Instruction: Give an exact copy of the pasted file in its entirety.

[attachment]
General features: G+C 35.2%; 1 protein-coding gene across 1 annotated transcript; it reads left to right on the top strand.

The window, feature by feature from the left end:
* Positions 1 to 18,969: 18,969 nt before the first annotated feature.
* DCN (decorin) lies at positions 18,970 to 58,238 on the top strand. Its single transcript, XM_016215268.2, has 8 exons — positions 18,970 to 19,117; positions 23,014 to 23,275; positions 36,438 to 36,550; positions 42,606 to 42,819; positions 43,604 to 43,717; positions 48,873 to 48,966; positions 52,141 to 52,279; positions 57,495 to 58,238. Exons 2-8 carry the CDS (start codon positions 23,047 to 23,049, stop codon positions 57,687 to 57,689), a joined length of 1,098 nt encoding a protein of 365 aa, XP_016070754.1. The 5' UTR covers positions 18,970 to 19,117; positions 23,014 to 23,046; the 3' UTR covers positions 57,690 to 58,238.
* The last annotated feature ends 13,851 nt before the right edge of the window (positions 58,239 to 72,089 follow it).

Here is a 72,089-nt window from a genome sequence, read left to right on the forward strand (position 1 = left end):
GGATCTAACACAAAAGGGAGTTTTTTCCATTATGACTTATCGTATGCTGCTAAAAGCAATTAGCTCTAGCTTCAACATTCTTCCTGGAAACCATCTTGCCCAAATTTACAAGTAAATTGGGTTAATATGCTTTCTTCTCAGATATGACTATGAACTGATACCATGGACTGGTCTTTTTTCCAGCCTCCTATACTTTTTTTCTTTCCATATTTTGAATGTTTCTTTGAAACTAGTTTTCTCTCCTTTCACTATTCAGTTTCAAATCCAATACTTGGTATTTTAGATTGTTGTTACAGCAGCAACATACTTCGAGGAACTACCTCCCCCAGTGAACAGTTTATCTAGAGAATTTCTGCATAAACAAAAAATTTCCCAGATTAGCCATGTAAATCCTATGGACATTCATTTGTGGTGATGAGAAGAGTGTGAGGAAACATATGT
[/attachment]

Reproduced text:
General features: G+C 35.2%; 1 protein-coding gene across 1 annotated transcript; it reads left to right on the top strand.

The window, feature by feature from the left end:
* Positions 1 to 18,969: 18,969 nt before the first annotated feature.
* DCN (decorin) lies at positions 18,970 to 58,238 on the top strand. Its single transcript, XM_016215268.2, has 8 exons — positions 18,970 to 19,117; positions 23,014 to 23,275; positions 36,438 to 36,550; positions 42,606 to 42,819; positions 43,604 to 43,717; positions 48,873 to 48,966; positions 52,141 to 52,279; positions 57,495 to 58,238. Exons 2-8 carry the CDS (start codon positions 23,047 to 23,049, stop codon positions 57,687 to 57,689), a joined length of 1,098 nt encoding a protein of 365 aa, XP_016070754.1. The 5' UTR covers positions 18,970 to 19,117; positions 23,014 to 23,046; the 3' UTR covers positions 57,690 to 58,238.
* The last annotated feature ends 13,851 nt before the right edge of the window (positions 58,239 to 72,089 follow it).

Here is a 72,089-nt window from a genome sequence, read left to right on the forward strand (position 1 = left end):
GGATCTAACACAAAAGGGAGTTTTTTCCATTATGACTTATCGTATGCTGCTAAAAGCAATTAGCTCTAGCTTCAACATTCTTCCTGGAAACCATCTTGCCCAAATTTACAAGTAAATTGGGTTAATATGCTTTCTTCTCAGATATGACTATGAACTGATACCATGGACTGGTCTTTTTTCCAGCCTCCTATACTTTTTTTCTTTCCATATTTTGAATGTTTCTTTGAAACTAGTTTTCTCTCCTTTCACTATTCAGTTTCAAATCCAATACTTGGTATTTTAGATTGTTGTTACAGCAGCAACATACTTCGAGGAACTACCTCCCCCAGTGAACAGTTTATCTAGAGAATTTCTGCATAAACAAAAAATTTCCCAGATTAGCCATGTAAATCCTATGGACATTCATTTGTGGTGATGAGAAGAGTGTGAGGAAACATATGT